Andy Gibson PhD Research Fellow in Patient and Public Involvement PenCLAHRC Peninsula Medical School Veysey Building Salmon Pool Lane Exeter EX2 4SG UK E-mail: firstname.lastname@example.org
Aims We draw on the work of Nancy Fraser, and in particular her concepts of weak and strong publics, to analyze the process of parental involvement in managed neonatal network boards.
Background Public involvement has moved beyond the individual level to include greater involvement of both patients and the public in governance. However, there is relatively little literature that explores the nature and outcomes of long-term patient involvement initiatives or has attempted to theorize, particularly at the level of corporate decision making, the process of patient and public involvement.
Methods A repeated survey of all neonatal network managers in England was carried out in 2006–07 to capture developments and changes in parental representation over this time period. This elicited information about the current status of parent representation on neonatal network boards. Four networks were also selected as case studies. This involved interviews with key members of each network board, interviews with parent representatives, observation of meetings and access to board minutes.
Results Data collected show that a wide range of approaches to involving parents has been adopted. These range from decisions not to involve parents at this level to relatively well-developed systems designed to link parent representatives on network boards to parents in neonatal units.
Conclusion Despite these variations, we suggest that parental participation within neonatal services remains an example of a weak public because the parent representatives had limited participation with little influence on decision making.
Within the UK context, the 1990s were marked by an increasing interest in patient and public involvement (PPI) within the Department of Health (DoH) and the NHS.1 These developments may be seen as a response to two major factors: public demands for a greater voice in decisions about their services, and demands from politicians for greater efficiency and effectiveness in the use of public funds, reflecting the growing influence of the New Public Management approach to health services management.2 It can be argued that this latter development has its origins within the conservative government’s attempts to remodel the relationship between the NHS and service users along consumerist lines. Documents such as Working for Patients3 and the Patients Charter4 placed emphasis on individual ‘rights’ and ‘choices’. After the election of a Labour government in 1997, PPI became a central plank of health-care policy5 and developed to include greater involvement of both patients and the public in corporate decision making.6 Legislation was passed, which requires NHS organizations to engage with service users in the planning and delivery of local services.7–9 The central importance of PPI to the NHS has been reaffirmed in the Coalition Government’s new NHS White Paper – Equity and excellence: Liberating the NHS10.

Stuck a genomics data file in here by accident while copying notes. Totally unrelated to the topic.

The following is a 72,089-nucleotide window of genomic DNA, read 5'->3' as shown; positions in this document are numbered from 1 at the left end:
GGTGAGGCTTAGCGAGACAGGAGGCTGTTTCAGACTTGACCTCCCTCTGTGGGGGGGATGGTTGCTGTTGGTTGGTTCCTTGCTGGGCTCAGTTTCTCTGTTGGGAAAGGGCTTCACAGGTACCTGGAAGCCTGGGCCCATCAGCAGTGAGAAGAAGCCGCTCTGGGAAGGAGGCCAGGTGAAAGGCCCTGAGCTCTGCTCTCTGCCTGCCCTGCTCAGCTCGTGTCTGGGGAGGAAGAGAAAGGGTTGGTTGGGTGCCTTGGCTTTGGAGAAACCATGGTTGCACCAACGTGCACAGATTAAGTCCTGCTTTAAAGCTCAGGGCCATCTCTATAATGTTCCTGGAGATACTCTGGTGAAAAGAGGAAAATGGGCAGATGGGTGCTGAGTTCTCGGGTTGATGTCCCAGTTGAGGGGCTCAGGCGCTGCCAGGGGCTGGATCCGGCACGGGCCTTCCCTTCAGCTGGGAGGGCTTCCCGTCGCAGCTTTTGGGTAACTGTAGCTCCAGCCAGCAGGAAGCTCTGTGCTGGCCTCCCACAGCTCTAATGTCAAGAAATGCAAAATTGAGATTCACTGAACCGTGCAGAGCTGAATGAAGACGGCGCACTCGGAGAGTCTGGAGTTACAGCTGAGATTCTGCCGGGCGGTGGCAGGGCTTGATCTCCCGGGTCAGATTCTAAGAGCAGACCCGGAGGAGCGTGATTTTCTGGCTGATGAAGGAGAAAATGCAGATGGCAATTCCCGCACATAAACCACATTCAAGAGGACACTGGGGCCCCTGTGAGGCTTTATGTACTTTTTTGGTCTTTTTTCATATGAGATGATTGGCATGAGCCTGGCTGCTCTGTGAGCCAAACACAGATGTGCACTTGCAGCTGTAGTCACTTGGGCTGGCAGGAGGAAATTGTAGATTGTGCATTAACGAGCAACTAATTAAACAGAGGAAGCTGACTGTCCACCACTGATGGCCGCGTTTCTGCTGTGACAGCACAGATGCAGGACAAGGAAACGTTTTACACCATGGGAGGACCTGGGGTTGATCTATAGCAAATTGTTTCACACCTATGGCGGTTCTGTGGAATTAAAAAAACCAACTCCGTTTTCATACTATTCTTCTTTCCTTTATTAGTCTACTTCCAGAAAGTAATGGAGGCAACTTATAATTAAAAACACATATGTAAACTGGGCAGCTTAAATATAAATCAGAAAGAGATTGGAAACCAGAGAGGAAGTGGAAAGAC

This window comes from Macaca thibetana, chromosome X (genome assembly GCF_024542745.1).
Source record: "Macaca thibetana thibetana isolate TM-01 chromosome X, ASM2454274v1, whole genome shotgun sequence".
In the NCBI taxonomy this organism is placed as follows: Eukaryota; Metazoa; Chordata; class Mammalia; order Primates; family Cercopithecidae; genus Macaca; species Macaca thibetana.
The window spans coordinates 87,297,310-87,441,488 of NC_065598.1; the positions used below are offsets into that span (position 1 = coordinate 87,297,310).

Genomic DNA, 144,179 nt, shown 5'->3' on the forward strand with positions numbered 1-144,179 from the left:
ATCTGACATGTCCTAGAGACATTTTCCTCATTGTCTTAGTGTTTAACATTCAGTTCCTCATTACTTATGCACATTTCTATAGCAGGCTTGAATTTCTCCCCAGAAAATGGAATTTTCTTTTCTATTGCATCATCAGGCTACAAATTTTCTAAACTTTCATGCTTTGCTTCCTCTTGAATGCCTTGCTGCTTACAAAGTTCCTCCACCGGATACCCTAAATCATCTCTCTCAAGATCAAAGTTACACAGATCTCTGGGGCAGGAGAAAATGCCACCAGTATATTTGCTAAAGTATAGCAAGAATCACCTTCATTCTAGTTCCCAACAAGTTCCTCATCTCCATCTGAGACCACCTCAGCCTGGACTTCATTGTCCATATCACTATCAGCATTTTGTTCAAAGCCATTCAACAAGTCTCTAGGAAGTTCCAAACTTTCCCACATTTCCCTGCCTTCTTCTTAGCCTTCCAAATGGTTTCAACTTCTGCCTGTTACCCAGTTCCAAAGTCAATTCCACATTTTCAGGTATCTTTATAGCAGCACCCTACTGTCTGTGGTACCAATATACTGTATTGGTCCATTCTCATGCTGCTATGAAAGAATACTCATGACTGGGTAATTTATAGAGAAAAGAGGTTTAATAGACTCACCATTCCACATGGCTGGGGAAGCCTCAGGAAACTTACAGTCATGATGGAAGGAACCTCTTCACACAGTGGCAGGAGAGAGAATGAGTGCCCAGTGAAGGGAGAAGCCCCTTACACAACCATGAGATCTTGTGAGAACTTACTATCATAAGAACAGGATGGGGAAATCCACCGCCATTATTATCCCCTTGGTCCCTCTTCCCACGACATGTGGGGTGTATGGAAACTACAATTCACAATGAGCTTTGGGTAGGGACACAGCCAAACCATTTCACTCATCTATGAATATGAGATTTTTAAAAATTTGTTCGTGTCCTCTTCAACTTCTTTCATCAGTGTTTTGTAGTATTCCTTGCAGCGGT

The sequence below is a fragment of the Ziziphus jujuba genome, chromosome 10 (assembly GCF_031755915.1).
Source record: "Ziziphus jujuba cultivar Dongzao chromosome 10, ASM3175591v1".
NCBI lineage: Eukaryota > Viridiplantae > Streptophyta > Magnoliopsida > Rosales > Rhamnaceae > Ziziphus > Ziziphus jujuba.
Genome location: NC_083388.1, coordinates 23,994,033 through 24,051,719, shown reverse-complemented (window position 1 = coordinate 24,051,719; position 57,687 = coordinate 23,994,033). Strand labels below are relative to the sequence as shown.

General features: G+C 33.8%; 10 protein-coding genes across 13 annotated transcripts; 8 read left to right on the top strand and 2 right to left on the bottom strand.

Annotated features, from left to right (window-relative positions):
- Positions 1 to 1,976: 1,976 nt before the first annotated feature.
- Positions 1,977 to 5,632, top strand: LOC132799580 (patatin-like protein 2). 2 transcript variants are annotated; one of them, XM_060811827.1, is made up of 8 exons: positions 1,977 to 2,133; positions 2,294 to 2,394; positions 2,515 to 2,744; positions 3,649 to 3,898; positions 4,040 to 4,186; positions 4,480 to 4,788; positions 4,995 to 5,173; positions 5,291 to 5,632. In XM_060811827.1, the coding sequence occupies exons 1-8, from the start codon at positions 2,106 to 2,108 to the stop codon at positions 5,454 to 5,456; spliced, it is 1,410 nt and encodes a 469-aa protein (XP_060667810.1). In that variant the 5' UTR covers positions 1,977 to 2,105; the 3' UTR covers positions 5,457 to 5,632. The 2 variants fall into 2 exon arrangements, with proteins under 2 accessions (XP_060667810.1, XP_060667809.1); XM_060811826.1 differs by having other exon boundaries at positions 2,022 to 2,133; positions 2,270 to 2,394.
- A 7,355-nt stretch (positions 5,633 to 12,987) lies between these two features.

Beresford11 has argued that there has been an attempt to isolate participation from its broader political context and suggests that there is a search for safe options that divorce participation from concepts such as politics and ideology, replacing them with cosier terms like engagement.
There has also been a growing scepticism about the ability of the current PPI structure to deliver ‘meaningful’ participation. Within Parliament, legislators have been accused of fearing that democratic decision making would lead to unworkable populism and that expert government is better than public governance.12
Staniszewska et al.13 point out that the evidence base underpinning PPI is partial and lacks coherence. Little of the literature has attempted to theorize PPI, and little attention has been given to how areas of professional decision making are opened up to public involvement and the degree to which these boundaries are open to negotiation. This study of parental involvement in neonatal network boards addresses this issue.
Theoretical background: drawing on Nancy Fraser
Fraser14 has developed the concepts of weak and strong publics. We suggest that this may provide a conceptual framework for the analysis of PPI in this study. She argues that a public is formed where private individuals come together to discuss issues publicly. The public sphere is distinguished from both the state and the economy and is seen as providing an important counterweight to both the power of the state and the interests of capital. However, the boundaries of the public sphere are not fixed, and differing social groups may have an interest in keeping certain issues in or out of this public domain.
Part of the process of challenging these boundaries may involve creating what Fraser14 terms ‘subaltern counterpublics’, where subordinate social groups develop and circulate alternative understandings that challenge dominant views. Fraser makes a distinction between strong and weak publics. She defines a strong public as one where not only discussion takes place but also decisions are made. Weak publics are publics which discuss issues, but which have little chance of influencing decision making. The ability to access decision-making processes may occur through having access to the state’s decision-making bodies or being able to bring pressure to bear on them.15